BfG News Issue 9 - Expert View: Marks & Spencers' sustainable strategy
09 Feb 2008|Added Value
Each month News invites an expert to give us their view on a topical issue. This month we approached one of our expert speakers at the ‘Green 2.0: Avoid the Greenwash’ summit in March this year – Lucy Calver, Head of Marketing, Food & CSR, Marks and Spencer. At the ‘Branding for Good’ summit, Lucy will share some of the highs, lows and learnings from M&S’s journey so far in building a sustainable global business.
We launched Plan A in January 2007, setting out 100 commitments over 5 years to address the key social and environmental challenges facing Marks & Spencer today and in the future. Twelve months into Plan A we have made good progress in implementing many of the actions we set out, but we still have more to do. Our progress reflects the growing involvement of M&S customers, suppliers and employees in Plan A across the following five pillars.
In the last 12 months, we’ve reduced energy related CO2 emissions from our stores and offices by 55,000 tonnes; supported farmers who are investing in small-scale renewable energy production; opened 3 pilot ‘eco-stores’; ordered 140 new aerodynamic trailers; completed a carbon footprint for our food business; and helped shift the percentage of clothing washes done at 30C from 23% to 31%.
We’ve started to engage our customers in reducing carrier bag usage and recycling clothing. We’ve also reduced our use of packaging, increased the amount of recycled material we use and improved our recycling rates for construction waste and coat hangers. It’s a good start, but we know we must do even more to achieve our target of sending zero waste to landfill from our own operations.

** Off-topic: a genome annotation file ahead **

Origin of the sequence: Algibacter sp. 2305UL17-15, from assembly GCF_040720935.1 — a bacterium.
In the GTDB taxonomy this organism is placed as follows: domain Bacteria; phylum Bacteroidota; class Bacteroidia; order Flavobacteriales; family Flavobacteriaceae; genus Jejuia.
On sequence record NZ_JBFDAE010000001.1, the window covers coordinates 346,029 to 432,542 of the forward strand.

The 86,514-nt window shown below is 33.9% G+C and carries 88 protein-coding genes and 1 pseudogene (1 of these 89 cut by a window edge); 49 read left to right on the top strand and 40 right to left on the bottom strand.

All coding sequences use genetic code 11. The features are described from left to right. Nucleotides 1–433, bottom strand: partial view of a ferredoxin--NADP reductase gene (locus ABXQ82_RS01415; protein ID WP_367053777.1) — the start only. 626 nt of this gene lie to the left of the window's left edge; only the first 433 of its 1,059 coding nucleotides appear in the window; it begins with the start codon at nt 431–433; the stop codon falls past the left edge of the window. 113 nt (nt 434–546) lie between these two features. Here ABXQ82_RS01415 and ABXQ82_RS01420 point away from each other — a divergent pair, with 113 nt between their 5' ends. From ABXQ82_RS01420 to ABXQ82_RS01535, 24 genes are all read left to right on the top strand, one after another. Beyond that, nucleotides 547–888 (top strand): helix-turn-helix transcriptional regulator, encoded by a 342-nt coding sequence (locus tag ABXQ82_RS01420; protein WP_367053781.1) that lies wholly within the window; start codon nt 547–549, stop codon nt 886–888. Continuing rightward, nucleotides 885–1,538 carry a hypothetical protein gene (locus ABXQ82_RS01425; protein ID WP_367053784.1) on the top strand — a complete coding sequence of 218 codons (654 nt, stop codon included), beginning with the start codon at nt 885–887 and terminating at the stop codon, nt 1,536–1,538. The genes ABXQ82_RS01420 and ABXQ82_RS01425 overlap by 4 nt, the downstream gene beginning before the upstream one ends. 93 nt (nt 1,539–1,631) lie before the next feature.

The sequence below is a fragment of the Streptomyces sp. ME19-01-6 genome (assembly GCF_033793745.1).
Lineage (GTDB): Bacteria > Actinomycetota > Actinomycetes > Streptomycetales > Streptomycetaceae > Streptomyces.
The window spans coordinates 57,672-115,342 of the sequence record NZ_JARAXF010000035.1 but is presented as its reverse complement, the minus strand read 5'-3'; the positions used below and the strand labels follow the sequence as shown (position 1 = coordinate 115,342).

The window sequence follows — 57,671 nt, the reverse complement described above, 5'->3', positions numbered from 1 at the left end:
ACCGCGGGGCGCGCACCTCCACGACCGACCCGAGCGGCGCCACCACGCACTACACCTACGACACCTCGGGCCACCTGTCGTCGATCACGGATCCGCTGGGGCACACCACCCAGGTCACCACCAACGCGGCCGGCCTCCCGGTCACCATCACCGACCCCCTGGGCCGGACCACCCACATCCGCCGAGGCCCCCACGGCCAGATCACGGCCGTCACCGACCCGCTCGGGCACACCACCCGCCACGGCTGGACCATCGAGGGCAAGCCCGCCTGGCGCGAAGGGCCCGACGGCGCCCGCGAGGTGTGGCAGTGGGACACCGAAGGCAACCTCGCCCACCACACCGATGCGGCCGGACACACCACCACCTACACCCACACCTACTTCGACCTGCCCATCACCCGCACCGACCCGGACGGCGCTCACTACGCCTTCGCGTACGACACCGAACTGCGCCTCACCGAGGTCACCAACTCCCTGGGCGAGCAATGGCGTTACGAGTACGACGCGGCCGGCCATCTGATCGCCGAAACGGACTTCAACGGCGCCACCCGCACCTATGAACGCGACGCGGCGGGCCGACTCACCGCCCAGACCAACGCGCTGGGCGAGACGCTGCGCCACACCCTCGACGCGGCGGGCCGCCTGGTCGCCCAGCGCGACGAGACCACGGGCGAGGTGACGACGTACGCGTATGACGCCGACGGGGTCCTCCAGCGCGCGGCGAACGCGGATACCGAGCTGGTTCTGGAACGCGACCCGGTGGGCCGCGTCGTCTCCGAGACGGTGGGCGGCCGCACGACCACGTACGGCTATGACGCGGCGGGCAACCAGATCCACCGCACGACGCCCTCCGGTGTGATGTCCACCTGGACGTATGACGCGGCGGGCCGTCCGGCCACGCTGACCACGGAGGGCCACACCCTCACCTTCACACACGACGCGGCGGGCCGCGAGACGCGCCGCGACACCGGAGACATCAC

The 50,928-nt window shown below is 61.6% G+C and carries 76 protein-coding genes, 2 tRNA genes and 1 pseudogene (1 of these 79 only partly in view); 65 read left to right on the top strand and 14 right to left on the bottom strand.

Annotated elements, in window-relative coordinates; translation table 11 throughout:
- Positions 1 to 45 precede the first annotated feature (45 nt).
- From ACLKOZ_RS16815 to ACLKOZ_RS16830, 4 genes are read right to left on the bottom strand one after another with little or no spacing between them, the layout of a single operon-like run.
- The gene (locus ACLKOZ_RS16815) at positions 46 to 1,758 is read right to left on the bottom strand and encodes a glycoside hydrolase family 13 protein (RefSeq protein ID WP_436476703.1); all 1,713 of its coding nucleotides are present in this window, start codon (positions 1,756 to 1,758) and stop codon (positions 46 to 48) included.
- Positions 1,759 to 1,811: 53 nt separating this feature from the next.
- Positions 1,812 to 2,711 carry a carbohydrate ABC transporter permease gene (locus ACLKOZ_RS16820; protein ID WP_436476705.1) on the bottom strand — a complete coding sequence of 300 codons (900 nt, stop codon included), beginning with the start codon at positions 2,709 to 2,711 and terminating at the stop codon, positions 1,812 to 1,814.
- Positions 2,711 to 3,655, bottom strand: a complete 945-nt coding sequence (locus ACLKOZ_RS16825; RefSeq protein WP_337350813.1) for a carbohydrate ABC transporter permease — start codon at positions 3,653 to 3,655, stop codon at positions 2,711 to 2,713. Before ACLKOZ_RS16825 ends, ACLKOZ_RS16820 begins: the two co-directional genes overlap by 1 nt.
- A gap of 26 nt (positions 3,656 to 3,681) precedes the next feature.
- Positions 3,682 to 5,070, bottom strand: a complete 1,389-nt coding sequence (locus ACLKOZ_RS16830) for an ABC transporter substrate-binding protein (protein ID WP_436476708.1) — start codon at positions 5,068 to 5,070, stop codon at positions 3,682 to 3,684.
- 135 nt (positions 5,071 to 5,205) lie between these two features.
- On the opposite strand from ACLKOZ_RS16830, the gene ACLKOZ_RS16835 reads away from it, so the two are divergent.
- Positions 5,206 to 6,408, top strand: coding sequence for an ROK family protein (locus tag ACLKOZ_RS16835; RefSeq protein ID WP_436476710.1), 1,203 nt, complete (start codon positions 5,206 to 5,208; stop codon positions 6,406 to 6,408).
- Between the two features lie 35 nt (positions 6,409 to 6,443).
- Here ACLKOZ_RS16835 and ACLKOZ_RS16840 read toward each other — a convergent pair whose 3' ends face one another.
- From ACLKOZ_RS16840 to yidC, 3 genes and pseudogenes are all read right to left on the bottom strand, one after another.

Sustainable Raw Materials
On animal welfare we’ve led the market in implementing lower stocking densities for chicken and again received the RSPCA Award for animal welfare. On clothing we’ve introduced more Fairtrade and organic cotton, organic linen and recycled polyester. We’ve also increased sales of organic food by 48%.
We’ve extended our use of Fairtrade certified products, in particular cotton and developed a Lamb Pledge to support our UK lamb farmers. We’ve created a successful Supplier Exchange to involve our suppliers in Plan A and continued to play a major role in the community raising £1.6m for Breakthrough Breast Cancer and £646,000 for Save the Children. In total our Fairtrade food sales are up 20% this year and we’ve sold 3.2m Fairtrade cotton garments. We’ve also updated our commitments on labour standards to ensure we work even more closely to support our suppliers. For example, by increasing the size of our overseas team of labour standards experts from 7 to 23 and helping our suppliers develop six ethical model factories to identify and share best practice.
We’ve removed artificial colourings and flavourings from 99% of the food we sell, continued to lead the sector in reducing salt levels in food, introduced front of pack FSA traffic lights and trained 1500 of our employees as healthy eating assistants.”
To find out more about Marks & Spencers ‘Plan A’ – visit www.plana.marksandspencer.comprev next